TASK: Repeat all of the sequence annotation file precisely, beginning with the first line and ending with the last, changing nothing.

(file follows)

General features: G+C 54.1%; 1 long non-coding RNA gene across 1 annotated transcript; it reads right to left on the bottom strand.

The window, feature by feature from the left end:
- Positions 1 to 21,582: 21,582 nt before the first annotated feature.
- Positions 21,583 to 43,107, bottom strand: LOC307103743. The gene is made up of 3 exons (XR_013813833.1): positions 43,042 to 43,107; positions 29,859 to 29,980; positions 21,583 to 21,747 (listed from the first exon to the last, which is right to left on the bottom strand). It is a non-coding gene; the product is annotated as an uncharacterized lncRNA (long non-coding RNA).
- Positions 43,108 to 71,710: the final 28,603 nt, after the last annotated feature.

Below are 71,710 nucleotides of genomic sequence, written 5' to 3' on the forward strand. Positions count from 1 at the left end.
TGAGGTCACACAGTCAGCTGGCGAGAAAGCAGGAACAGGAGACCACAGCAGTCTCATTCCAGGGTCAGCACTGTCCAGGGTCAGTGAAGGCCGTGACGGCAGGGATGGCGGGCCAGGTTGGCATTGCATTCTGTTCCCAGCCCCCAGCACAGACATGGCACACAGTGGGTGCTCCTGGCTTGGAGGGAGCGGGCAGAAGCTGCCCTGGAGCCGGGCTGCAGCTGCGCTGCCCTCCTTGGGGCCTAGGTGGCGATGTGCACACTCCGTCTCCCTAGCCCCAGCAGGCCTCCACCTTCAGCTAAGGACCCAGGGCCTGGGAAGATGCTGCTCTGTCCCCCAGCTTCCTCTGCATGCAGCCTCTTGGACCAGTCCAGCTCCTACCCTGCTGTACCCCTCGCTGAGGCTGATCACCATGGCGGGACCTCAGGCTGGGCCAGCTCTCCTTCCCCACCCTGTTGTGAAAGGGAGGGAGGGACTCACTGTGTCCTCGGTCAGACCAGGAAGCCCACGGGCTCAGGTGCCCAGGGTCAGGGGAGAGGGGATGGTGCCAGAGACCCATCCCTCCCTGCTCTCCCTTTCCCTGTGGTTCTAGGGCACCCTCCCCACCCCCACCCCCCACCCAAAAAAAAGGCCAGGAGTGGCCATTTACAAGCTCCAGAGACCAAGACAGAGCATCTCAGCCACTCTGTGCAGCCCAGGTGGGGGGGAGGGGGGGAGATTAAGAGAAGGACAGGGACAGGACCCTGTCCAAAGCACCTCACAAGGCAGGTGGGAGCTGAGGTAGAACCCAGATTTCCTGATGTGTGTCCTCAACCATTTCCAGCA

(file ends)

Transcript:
General features: G+C 54.1%; 1 long non-coding RNA gene across 1 annotated transcript; it reads right to left on the bottom strand.

The window, feature by feature from the left end:
- Positions 1 to 21,582: 21,582 nt before the first annotated feature.
- Positions 21,583 to 43,107, bottom strand: LOC307103743. The gene is made up of 3 exons (XR_013813833.1): positions 43,042 to 43,107; positions 29,859 to 29,980; positions 21,583 to 21,747 (listed from the first exon to the last, which is right to left on the bottom strand). It is a non-coding gene; the product is annotated as an uncharacterized lncRNA (long non-coding RNA).
- Positions 43,108 to 71,710: the final 28,603 nt, after the last annotated feature.

Below are 71,710 nucleotides of genomic sequence, written 5' to 3' on the forward strand. Positions count from 1 at the left end.
TGAGGTCACACAGTCAGCTGGCGAGAAAGCAGGAACAGGAGACCACAGCAGTCTCATTCCAGGGTCAGCACTGTCCAGGGTCAGTGAAGGCCGTGACGGCAGGGATGGCGGGCCAGGTTGGCATTGCATTCTGTTCCCAGCCCCCAGCACAGACATGGCACACAGTGGGTGCTCCTGGCTTGGAGGGAGCGGGCAGAAGCTGCCCTGGAGCCGGGCTGCAGCTGCGCTGCCCTCCTTGGGGCCTAGGTGGCGATGTGCACACTCCGTCTCCCTAGCCCCAGCAGGCCTCCACCTTCAGCTAAGGACCCAGGGCCTGGGAAGATGCTGCTCTGTCCCCCAGCTTCCTCTGCATGCAGCCTCTTGGACCAGTCCAGCTCCTACCCTGCTGTACCCCTCGCTGAGGCTGATCACCATGGCGGGACCTCAGGCTGGGCCAGCTCTCCTTCCCCACCCTGTTGTGAAAGGGAGGGAGGGACTCACTGTGTCCTCGGTCAGACCAGGAAGCCCACGGGCTCAGGTGCCCAGGGTCAGGGGAGAGGGGATGGTGCCAGAGACCCATCCCTCCCTGCTCTCCCTTTCCCTGTGGTTCTAGGGCACCCTCCCCACCCCCACCCCCCACCCAAAAAAAAGGCCAGGAGTGGCCATTTACAAGCTCCAGAGACCAAGACAGAGCATCTCAGCCACTCTGTGCAGCCCAGGTGGGGGGGAGGGGGGGAGATTAAGAGAAGGACAGGGACAGGACCCTGTCCAAAGCACCTCACAAGGCAGGTGGGAGCTGAGGTAGAACCCAGATTTCCTGATGTGTGTCCTCAACCATTTCCAGCA